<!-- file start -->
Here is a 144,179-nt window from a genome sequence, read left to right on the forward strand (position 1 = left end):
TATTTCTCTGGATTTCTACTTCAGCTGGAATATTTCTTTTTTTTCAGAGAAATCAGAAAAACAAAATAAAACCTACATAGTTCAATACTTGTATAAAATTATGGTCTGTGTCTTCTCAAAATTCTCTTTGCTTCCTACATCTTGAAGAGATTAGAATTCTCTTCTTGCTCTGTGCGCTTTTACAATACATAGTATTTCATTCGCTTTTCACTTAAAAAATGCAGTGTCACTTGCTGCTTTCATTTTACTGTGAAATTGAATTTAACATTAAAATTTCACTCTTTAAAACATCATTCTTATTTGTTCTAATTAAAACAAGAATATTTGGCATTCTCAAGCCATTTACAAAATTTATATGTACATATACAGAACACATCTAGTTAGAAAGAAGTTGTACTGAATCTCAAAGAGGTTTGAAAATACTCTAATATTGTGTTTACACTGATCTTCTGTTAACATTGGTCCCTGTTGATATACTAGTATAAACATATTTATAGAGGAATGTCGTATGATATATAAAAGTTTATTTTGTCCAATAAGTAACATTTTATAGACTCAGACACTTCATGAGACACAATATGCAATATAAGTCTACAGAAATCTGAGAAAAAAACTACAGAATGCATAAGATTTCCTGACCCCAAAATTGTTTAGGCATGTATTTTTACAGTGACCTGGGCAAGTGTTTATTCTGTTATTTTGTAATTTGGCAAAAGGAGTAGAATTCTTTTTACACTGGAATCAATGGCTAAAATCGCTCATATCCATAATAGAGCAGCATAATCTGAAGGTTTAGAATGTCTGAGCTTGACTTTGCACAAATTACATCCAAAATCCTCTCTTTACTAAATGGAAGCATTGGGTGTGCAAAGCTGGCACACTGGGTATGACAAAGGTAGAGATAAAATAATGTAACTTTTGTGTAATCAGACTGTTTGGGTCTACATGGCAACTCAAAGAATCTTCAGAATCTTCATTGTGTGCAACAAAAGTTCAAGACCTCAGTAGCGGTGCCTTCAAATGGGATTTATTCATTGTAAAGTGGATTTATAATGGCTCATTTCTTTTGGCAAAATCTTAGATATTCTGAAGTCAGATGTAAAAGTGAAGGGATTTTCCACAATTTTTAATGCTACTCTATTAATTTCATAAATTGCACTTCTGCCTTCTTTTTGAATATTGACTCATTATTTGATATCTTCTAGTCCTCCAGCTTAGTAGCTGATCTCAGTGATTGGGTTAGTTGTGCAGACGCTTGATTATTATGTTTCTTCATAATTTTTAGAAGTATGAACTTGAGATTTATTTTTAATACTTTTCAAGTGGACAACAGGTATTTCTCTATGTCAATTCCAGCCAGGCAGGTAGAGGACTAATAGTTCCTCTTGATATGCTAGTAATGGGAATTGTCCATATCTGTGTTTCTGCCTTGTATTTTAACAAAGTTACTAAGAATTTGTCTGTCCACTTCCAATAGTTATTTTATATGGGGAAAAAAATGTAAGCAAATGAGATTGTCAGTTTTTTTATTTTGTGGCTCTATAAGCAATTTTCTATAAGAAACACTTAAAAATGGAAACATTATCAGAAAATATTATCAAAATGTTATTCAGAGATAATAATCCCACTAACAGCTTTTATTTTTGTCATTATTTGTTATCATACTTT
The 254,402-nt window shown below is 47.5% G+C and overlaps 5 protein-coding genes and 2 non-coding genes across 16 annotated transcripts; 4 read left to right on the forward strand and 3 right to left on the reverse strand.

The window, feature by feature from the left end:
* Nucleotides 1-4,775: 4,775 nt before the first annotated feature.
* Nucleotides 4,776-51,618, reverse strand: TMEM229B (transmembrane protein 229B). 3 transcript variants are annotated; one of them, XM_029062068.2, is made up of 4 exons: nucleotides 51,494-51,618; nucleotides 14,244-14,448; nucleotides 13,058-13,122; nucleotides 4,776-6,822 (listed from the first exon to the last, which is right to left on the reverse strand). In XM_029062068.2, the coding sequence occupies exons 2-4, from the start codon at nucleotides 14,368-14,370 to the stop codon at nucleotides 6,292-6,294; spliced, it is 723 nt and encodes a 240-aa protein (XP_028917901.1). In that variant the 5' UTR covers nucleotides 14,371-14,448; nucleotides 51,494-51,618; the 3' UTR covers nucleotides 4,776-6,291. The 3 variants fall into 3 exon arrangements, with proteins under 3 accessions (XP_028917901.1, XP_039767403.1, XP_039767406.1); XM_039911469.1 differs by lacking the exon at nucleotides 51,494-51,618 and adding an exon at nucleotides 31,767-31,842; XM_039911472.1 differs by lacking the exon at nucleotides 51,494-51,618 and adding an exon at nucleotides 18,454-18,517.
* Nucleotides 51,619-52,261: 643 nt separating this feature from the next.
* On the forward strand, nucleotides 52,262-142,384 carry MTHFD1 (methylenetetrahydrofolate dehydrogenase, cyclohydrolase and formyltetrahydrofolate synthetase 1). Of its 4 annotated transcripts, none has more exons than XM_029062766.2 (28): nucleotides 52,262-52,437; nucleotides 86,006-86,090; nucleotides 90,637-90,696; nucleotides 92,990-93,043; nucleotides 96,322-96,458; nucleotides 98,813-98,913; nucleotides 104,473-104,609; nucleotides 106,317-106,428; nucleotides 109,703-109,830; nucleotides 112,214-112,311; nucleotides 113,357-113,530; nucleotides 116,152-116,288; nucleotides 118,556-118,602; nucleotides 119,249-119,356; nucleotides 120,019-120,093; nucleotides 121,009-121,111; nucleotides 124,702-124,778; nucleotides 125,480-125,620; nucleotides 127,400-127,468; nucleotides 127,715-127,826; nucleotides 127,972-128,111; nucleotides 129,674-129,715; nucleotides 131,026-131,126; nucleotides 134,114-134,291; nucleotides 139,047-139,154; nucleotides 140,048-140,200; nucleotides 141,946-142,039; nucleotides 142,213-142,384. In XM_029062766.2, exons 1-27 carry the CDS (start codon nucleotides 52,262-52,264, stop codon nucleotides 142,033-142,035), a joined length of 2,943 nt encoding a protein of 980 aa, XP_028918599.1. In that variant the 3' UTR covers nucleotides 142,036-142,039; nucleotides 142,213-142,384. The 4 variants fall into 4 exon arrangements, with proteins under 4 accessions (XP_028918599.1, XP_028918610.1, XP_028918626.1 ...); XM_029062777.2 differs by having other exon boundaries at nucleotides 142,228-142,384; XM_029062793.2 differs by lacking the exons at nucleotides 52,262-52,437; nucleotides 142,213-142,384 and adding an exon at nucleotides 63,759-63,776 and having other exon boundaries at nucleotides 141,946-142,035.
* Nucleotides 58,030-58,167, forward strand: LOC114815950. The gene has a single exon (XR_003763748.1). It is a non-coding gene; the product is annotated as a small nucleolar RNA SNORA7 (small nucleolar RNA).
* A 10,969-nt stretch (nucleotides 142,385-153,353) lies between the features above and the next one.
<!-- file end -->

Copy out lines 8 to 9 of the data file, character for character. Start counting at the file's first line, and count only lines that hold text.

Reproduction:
* On the forward strand, nucleotides 52,262-142,384 carry MTHFD1 (methylenetetrahydrofolate dehydrogenase, cyclohydrolase and formyltetrahydrofolate synthetase 1). Of its 4 annotated transcripts, none has more exons than XM_029062766.2 (28): nucleotides 52,262-52,437; nucleotides 86,006-86,090; nucleotides 90,637-90,696; nucleotides 92,990-93,043; nucleotides 96,322-96,458; nucleotides 98,813-98,913; nucleotides 104,473-104,609; nucleotides 106,317-106,428; nucleotides 109,703-109,830; nucleotides 112,214-112,311; nucleotides 113,357-113,530; nucleotides 116,152-116,288; nucleotides 118,556-118,602; nucleotides 119,249-119,356; nucleotides 120,019-120,093; nucleotides 121,009-121,111; nucleotides 124,702-124,778; nucleotides 125,480-125,620; nucleotides 127,400-127,468; nucleotides 127,715-127,826; nucleotides 127,972-128,111; nucleotides 129,674-129,715; nucleotides 131,026-131,126; nucleotides 134,114-134,291; nucleotides 139,047-139,154; nucleotides 140,048-140,200; nucleotides 141,946-142,039; nucleotides 142,213-142,384. In XM_029062766.2, exons 1-27 carry the CDS (start codon nucleotides 52,262-52,264, stop codon nucleotides 142,033-142,035), a joined length of 2,943 nt encoding a protein of 980 aa, XP_028918599.1. In that variant the 3' UTR covers nucleotides 142,036-142,039; nucleotides 142,213-142,384. The 4 variants fall into 4 exon arrangements, with proteins under 4 accessions (XP_028918599.1, XP_028918610.1, XP_028918626.1 ...); XM_029062777.2 differs by having other exon boundaries at nucleotides 142,228-142,384; XM_029062793.2 differs by lacking the exons at nucleotides 52,262-52,437; nucleotides 142,213-142,384 and adding an exon at nucleotides 63,759-63,776 and having other exon boundaries at nucleotides 141,946-142,035.
* Nucleotides 58,030-58,167, forward strand: LOC114815950. The gene has a single exon (XR_003763748.1). It is a non-coding gene; the product is annotated as a small nucleolar RNA SNORA7 (small nucleolar RNA).